Guru: Three Ways To Manage Unmatched Data
April 24, 2017 Ted Holt
Heaven forbid that I would ignore a failed RPG CHAIN (random read) operation. I always take appropriate action. Which action I take depends on the situation. The same applies to outer joins that don’t find matching data in a secondary table. Here are three ways to deal with unmatched data in an outer join using SQL.
To illustrate, let’s use three tables from an overly simplified general ledger system. The first is a table of departments into which the business is divided. The second is a chart of accounts. The third is a transaction file that feeds the general ledger. Those tables look like this:
select ID, Name from dept
select ID, Name from acct
|1000||Cash in bank|
select * from glxacts
Notice that the department ID and account number in transaction 3 do not match any rows in the department and chart of accounts tables.
Method 1: Deal With Null Values
By default, the database manager returns nulls for the columns of a secondary table when no row matches a row in the primary table. Here’s such a query:
select t.ID, t.date, t.dept, d.name as Department, t.account, a.name as Account, t.amount from glxacts as t left join dept as d on t.dept = d.ID left join acct as a on t.account = a.ID
The department name and account name are null for row 3 in the result set. There is nothing wrong with this. You must consider that the DEPARTMENT and ACCOUNT columns may have null values, and program accordingly. RPG programs require the use of null indicator variables, which are five-digit integers. A negative value means that the corresponding column is null.
Method 2: Fill In Default Values
Dealing with nulls can be a nuisance. You can use the COALESCE, VALUE, and IFNULL functions to convert nulls to non-null values. These three functions return the first non-null value in the list of arguments (parameters). If all of the arguments are null, these functions return the null value. I prefer COALESCE because it is the most standard of the three and because it can accept more than two arguments.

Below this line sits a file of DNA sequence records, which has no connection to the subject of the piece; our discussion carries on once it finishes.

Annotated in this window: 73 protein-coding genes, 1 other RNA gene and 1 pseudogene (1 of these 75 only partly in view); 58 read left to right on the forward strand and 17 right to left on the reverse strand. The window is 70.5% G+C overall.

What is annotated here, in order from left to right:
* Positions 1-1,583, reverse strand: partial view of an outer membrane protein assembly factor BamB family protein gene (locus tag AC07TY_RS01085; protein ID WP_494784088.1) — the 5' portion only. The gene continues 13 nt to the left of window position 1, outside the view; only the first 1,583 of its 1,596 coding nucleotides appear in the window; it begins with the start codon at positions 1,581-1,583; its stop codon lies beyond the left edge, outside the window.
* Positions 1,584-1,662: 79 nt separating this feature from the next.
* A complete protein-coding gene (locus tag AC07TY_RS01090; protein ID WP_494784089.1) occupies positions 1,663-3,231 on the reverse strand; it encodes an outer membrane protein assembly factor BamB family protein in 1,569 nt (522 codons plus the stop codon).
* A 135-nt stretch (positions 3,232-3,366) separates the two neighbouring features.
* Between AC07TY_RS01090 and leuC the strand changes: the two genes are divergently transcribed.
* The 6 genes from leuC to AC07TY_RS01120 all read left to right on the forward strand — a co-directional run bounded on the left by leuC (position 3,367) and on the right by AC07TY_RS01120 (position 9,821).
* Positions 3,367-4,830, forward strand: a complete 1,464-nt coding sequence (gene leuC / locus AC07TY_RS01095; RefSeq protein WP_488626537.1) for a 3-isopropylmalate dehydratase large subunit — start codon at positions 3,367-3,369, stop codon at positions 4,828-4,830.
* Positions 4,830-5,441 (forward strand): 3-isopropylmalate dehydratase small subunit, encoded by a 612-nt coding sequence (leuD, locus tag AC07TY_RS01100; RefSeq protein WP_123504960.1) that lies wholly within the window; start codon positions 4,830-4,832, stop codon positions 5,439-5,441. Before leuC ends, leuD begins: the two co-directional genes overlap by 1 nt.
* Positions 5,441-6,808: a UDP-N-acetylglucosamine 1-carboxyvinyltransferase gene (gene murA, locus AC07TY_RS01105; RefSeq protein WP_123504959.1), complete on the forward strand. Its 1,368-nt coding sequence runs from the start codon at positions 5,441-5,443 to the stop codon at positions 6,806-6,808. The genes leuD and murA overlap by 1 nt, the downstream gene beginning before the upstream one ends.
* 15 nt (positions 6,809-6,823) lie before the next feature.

select t.ID, t.date, t.dept, coalesce(d.name, '**INVALID**') as Department, t.account, coalesce(a.name, '**INVALID**') as Account, t.amount from glxacts as t left join dept as d on t.dept = d.ID left join acct as a on t.account = a.ID
Method 3: Raise An Error
You may tell a query to cancel itself when it finds unmatched data. After all, why return multitudes of rows if the result set will be unusable?
select t.ID, t.date, t.dept, coalesce(d.name, raise_error('88001', 'Bad department ' concat varchar(t.dept) concat ' for ID ' concat varchar(t.ID ))) as Department, t.account, coalesce(a.name, raise_error('88002', 'Bad account ' concat varchar(t.account) concat ' for ID ' concat varchar(t.ID ))) as Account, t.amount from glxacts as t left join dept as d on t.dept = d.ID left join acct as a on t.account = a.ID
The RAISE_ERROR function forces an SQL statement to end abnormally. It has two arguments: the SQL state to be returned and the message text to describe the error. I have placed this function as the second argument in the COALESCE functions. If the department column of the transaction table matches the department ID in at least one row of the departments table, the result set contains the department name. Otherwise, the database manager cancels the query with a SQL state value of 88001. An unmatched account number cancels with SQL state 88002. The SQL code value in those cases is -438. In the job log you’ll see messages CPF503E:
User-defined function error on member GLXACTS. The external program or service program returned SQLSTATE 88001. The text message returned from the program is: Bad department 5 for ID 3.
Message Bad department 5 for ID 3 returned from SIGNAL, RESIGNAL, or RAISE_ERROR.
These are all good ways to deal with unmatched data. It’s good to have options.